Once you've met your first alpaca, there is no denying that those big brown eyes will capture your heart. The more you learn about them, the more fascinated you will be with their intelligence, engaging personalities, and complex social structure. Whether you prefer the fluffy, teddy-bear look of the huacaya alpaca, or the sleek, elegant appearance of the suri alpaca, you will find their generous production of fleece to be an added bonus. And if you are a breeder, nothing beats watching those little crias (baby alpacas) bounding through your pastures: bouncing and running for the sheer joy of living!
In addition to being charming and beautiful, alpacas have a number of advantages over other traditional livestock. They are hardy, disease-resistant, economical to feed and exhibit tidy "bathroom" habits. Alpacas are easy on pastures, delicately snipping off the grass blades without pulling up the roots. Their soft, padded feet do not tear up the sod. They are quiet by nature, being especially gentle and curious about small children, the elderly and handicapped individuals. Many people are also attracted to the fact that raising alpacas presents the potential for a good income, with no necessity for slaughter.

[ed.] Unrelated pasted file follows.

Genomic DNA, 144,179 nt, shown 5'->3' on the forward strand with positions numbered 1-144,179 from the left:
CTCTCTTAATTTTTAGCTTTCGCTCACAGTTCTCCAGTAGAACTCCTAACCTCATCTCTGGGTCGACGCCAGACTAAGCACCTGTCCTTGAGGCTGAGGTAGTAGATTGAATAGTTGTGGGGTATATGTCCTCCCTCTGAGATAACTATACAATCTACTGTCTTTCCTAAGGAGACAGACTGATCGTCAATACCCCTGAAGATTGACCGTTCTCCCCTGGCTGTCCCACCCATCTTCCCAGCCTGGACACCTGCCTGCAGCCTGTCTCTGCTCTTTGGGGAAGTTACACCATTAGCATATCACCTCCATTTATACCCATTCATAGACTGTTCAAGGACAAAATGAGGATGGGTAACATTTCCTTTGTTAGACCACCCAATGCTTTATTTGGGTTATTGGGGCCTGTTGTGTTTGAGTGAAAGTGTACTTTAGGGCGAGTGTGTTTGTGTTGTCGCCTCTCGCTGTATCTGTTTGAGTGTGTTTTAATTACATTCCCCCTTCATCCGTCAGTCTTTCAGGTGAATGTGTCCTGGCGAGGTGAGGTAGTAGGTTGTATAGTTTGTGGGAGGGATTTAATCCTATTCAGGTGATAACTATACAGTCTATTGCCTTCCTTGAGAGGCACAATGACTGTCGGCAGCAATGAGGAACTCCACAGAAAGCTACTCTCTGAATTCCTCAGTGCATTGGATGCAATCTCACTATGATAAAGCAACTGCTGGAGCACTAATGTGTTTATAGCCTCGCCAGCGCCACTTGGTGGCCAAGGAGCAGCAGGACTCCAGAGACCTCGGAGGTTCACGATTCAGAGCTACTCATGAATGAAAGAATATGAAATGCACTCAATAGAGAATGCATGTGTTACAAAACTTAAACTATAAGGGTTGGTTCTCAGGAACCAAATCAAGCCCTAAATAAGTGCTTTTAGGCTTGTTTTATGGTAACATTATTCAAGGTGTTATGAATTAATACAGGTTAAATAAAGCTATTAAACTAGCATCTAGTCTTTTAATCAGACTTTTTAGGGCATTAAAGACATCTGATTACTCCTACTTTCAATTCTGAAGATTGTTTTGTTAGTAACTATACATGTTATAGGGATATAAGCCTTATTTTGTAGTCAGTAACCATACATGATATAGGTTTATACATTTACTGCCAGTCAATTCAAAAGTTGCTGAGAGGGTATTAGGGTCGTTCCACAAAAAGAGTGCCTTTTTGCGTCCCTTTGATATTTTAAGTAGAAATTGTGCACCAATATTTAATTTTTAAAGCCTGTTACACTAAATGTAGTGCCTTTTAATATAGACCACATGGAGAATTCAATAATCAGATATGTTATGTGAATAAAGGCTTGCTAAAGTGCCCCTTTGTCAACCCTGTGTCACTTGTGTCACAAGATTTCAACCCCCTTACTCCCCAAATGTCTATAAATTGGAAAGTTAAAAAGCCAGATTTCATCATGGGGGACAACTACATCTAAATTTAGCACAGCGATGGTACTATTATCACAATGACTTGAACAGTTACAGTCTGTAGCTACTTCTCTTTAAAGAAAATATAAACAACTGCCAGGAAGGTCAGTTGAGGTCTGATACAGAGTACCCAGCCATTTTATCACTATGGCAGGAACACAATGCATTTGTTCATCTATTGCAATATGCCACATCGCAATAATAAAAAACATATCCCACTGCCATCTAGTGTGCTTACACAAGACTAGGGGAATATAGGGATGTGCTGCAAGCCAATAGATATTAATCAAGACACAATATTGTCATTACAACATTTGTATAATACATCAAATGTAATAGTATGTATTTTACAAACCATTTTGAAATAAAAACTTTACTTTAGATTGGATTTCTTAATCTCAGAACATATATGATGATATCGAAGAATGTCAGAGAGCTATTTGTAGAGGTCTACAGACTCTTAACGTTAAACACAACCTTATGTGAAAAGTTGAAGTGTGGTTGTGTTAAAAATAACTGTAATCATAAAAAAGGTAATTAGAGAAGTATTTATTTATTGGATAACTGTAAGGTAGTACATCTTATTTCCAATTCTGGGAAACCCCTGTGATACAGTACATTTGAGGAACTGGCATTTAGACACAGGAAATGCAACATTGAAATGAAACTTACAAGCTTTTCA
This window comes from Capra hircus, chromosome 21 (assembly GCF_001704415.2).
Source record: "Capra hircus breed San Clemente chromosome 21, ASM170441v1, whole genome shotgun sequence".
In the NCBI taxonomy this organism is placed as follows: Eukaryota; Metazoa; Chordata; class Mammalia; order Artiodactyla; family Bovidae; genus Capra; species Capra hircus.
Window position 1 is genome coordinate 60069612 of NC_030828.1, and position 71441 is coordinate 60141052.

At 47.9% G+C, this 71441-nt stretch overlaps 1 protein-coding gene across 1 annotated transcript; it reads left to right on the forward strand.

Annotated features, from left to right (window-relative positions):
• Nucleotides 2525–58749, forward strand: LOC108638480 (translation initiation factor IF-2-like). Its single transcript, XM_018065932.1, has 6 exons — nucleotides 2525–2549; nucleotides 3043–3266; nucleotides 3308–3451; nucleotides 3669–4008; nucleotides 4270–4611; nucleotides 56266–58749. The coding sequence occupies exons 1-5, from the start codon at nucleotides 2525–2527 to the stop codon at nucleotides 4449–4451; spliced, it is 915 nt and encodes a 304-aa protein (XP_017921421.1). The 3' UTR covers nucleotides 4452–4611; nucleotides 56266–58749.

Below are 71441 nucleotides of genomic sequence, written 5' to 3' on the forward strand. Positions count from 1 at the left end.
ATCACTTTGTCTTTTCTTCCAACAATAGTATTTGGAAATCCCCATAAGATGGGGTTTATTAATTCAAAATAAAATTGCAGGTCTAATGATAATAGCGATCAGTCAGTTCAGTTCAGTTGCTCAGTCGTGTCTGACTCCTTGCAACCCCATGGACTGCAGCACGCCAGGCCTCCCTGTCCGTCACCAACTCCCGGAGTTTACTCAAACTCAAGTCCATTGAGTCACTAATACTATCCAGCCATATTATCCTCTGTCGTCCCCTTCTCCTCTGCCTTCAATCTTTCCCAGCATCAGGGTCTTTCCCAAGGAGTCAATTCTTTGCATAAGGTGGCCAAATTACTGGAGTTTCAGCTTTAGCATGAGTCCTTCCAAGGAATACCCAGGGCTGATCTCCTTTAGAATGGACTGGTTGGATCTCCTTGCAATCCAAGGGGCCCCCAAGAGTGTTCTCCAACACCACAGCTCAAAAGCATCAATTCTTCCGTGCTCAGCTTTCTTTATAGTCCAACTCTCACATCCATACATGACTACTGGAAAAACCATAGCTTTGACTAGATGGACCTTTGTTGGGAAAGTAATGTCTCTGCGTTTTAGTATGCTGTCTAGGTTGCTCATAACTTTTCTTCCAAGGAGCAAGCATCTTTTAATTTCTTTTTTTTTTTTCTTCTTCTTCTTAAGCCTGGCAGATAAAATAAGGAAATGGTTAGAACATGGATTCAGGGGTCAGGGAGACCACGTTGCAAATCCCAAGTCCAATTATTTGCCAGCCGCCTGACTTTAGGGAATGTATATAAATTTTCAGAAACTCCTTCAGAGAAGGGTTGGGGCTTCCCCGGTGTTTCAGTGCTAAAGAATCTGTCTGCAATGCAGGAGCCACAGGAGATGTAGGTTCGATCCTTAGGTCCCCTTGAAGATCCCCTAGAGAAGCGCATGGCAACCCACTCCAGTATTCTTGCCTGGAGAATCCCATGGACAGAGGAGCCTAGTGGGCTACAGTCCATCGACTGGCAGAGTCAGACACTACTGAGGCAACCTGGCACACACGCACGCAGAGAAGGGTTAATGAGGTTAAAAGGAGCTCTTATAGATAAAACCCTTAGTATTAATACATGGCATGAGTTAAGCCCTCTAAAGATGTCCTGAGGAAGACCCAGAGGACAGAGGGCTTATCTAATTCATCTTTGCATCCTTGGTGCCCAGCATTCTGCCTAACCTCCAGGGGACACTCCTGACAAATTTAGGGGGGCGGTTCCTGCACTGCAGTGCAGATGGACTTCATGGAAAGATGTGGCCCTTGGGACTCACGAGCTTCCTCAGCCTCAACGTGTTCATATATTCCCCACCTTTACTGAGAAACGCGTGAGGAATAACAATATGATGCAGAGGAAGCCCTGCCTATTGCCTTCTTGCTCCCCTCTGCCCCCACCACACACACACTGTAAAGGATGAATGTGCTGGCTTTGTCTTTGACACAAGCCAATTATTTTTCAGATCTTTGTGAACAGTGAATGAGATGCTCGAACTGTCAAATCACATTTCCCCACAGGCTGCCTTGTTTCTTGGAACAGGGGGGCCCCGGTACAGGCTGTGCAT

Alpacas typically conceive easily at any time of the year and birth unassisted (usually between sun-up and 1pm- convenient for the farmer!). After an 11 ½ month gestation, the female produces one cria, weighing 12-20 lbs. Even though she is ready to breed 2-3 weeks after the birth, the fetus stays small for the first several months, and she continues to nurse her cria for approximately 6 months. Females do not have an estrus cycle ("heat"). They can breed at any time of year, and are induced to ovulate by the act of mating. Females are ready to breed when they are 12-24 months old, and males generally 24-36 months. Life expectancy is 15-20 years, and many females continue to reproduce into their elder years.
Who owns alpacas? The United States enjoys a very strong alpaca market, with prices of quality breedstock remaining exceptionally stable. In fact, since Sept. 11, 2001, sales of alpacas have been stronger than ever. More and more Americans are finding themselves holding their families in higher esteem. Wishing to spend more time together, parents are moving to the country where their children can grow up in the fresh air, and learn about the rhythms of life that are taught so well on a family farm. Professionals are leaving the hub-bub of city life in search of a more relaxed lifestyle in the country. People from all walks of life: from "20-somethings" to empty-nesters, are finding financial and emotional fulfillment in raising their alpacas.